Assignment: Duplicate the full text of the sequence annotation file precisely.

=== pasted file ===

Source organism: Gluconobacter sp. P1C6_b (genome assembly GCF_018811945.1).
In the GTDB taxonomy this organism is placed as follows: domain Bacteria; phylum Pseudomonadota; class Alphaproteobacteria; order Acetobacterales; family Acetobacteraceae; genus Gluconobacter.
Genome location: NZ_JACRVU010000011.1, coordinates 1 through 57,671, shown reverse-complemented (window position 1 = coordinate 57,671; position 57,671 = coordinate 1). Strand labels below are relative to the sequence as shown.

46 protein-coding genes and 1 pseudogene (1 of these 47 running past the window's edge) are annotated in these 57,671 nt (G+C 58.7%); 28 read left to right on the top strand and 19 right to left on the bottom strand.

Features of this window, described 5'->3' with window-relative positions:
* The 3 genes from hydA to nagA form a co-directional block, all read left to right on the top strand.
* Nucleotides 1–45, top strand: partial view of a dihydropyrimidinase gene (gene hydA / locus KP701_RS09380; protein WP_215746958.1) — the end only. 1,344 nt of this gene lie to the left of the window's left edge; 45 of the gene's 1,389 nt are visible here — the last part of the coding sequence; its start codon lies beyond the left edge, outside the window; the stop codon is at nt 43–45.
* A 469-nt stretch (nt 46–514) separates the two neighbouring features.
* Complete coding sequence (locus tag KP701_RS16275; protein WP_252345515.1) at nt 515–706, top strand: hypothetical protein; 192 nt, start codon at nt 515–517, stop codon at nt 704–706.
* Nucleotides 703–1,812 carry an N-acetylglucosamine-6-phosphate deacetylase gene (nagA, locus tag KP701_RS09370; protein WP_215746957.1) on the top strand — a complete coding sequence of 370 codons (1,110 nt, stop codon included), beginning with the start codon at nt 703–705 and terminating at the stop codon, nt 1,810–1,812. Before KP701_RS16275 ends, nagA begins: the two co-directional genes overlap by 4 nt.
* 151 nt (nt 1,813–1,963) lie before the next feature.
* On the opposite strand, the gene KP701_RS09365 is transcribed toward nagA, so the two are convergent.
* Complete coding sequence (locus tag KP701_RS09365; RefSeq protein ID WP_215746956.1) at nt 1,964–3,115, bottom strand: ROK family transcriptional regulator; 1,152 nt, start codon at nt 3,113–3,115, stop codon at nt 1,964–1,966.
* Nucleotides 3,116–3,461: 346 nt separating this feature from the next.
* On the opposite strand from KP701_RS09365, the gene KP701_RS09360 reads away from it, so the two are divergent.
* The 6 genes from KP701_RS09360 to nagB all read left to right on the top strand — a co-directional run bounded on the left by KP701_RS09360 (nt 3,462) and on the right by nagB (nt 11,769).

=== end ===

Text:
Source organism: Gluconobacter sp. P1C6_b (genome assembly GCF_018811945.1).
In the GTDB taxonomy this organism is placed as follows: domain Bacteria; phylum Pseudomonadota; class Alphaproteobacteria; order Acetobacterales; family Acetobacteraceae; genus Gluconobacter.
Genome location: NZ_JACRVU010000011.1, coordinates 1 through 57,671, shown reverse-complemented (window position 1 = coordinate 57,671; position 57,671 = coordinate 1). Strand labels below are relative to the sequence as shown.

46 protein-coding genes and 1 pseudogene (1 of these 47 running past the window's edge) are annotated in these 57,671 nt (G+C 58.7%); 28 read left to right on the top strand and 19 right to left on the bottom strand.

Features of this window, described 5'->3' with window-relative positions:
* The 3 genes from hydA to nagA form a co-directional block, all read left to right on the top strand.
* Nucleotides 1–45, top strand: partial view of a dihydropyrimidinase gene (gene hydA / locus KP701_RS09380; protein WP_215746958.1) — the end only. 1,344 nt of this gene lie to the left of the window's left edge; 45 of the gene's 1,389 nt are visible here — the last part of the coding sequence; its start codon lies beyond the left edge, outside the window; the stop codon is at nt 43–45.
* A 469-nt stretch (nt 46–514) separates the two neighbouring features.
* Complete coding sequence (locus tag KP701_RS16275; protein WP_252345515.1) at nt 515–706, top strand: hypothetical protein; 192 nt, start codon at nt 515–517, stop codon at nt 704–706.
* Nucleotides 703–1,812 carry an N-acetylglucosamine-6-phosphate deacetylase gene (nagA, locus tag KP701_RS09370; protein WP_215746957.1) on the top strand — a complete coding sequence of 370 codons (1,110 nt, stop codon included), beginning with the start codon at nt 703–705 and terminating at the stop codon, nt 1,810–1,812. Before KP701_RS16275 ends, nagA begins: the two co-directional genes overlap by 4 nt.
* 151 nt (nt 1,813–1,963) lie before the next feature.
* On the opposite strand, the gene KP701_RS09365 is transcribed toward nagA, so the two are convergent.
* Complete coding sequence (locus tag KP701_RS09365; RefSeq protein ID WP_215746956.1) at nt 1,964–3,115, bottom strand: ROK family transcriptional regulator; 1,152 nt, start codon at nt 3,113–3,115, stop codon at nt 1,964–1,966.
* Nucleotides 3,116–3,461: 346 nt separating this feature from the next.
* On the opposite strand from KP701_RS09365, the gene KP701_RS09360 reads away from it, so the two are divergent.
* The 6 genes from KP701_RS09360 to nagB all read left to right on the top strand — a co-directional run bounded on the left by KP701_RS09360 (nt 3,462) and on the right by nagB (nt 11,769).